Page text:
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UPMC offers preventative COVID med

UPMC has a tiny supply of the first monoclonal antibody cocktail designed to be preventive against COVID-19 — a potential boon for immunocompromised patients.

The organization began dispensing its initial 456 doses of AstraZeneca’s Evusheld Thursday to equitably selected patients who need it most among the 80,000 in its system eligible to receive it.

Altoona is among the locations where it will be available.

The allocation of the medicine is “fabulous news” for some of those most vulnerable to COVID-19, whom vaccines can’t fully protect, said Donald Yealy, UPMC’s chief medical officer.

Evusheld is a combination of two monoclonal antibodies that is administered with intramuscular injections in each arm to provide prophylactic protection against severe COVID-19 for six months to a year for patients with compromised immune systems, said Erin McCreary, director of antimicrobial stewardship innovation and infectious disease pharmacist.

About 2 percent of the population globally have such compromised immune systems, McCreary said.

The distribution won’t be first-come, first-served, because that would be unethical, as it would give an advantage to people who happen to have better access to the health care system, McCreary said.

Instead, for as long as supply trails demand, UPMC will distribute doses throughout its entire coverage area based on successive lotteries within priority groups, with the odds weighted to account for access disadvantages and disproportionate disease impacts experienced by patients, according to McCreary.

The top-priority group — the most profoundly immunocompromised and least likely to respond to vaccination — numbers about 13,000 patients, according to McCreary.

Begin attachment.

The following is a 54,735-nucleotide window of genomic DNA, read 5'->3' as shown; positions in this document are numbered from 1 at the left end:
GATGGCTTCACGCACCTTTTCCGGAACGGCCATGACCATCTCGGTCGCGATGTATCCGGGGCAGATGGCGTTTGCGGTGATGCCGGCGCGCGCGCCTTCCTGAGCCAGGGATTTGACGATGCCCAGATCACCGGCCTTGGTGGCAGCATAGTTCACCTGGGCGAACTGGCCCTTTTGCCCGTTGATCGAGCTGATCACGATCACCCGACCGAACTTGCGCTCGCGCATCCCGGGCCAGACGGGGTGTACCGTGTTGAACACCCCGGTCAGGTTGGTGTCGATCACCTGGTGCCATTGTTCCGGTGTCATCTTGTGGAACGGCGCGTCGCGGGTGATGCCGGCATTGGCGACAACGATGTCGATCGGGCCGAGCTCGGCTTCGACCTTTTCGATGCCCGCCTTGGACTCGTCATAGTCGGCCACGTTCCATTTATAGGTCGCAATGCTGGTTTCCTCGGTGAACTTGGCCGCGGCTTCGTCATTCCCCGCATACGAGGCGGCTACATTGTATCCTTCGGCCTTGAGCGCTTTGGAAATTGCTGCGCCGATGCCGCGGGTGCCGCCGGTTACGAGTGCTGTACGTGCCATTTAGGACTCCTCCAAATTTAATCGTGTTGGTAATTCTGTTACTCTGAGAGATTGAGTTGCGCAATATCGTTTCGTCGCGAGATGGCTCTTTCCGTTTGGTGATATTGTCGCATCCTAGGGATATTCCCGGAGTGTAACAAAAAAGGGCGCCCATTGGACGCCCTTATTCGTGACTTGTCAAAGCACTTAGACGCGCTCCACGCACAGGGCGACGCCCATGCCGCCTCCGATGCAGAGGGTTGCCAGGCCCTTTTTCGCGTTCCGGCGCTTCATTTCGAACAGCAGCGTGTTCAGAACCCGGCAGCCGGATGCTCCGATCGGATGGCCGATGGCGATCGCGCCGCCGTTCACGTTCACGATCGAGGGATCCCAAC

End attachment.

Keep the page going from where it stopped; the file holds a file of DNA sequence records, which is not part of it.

They include lung transplant patients and those who receive medications that help their illnesses by depressing the body’s immune response, which makes vaccinations less effective, according to McCreary.

The Evusheld doses have been distributed to regional hospitals like UPMC Altoona based on the zip codes of patients who are members of the top-priority group, McCreary said.

Patients chosen will receive invitations to schedule appointments for Evusheld, which provides “passive immunity,” she said.

While the medication is welcome, current supply is enough for only 3 percent of patients in the top group — “the sickest of our sick,” McCreary said.

“That’s tough,” she said.

Distribution of Evusheld to all UPMC patients who are eligible and willing is likely to take months, as UPMC receives additional doses, officials said.

UPMC’s initial allotment is one-fourth of Pennsylvania’s entire amount, according to McCreary.

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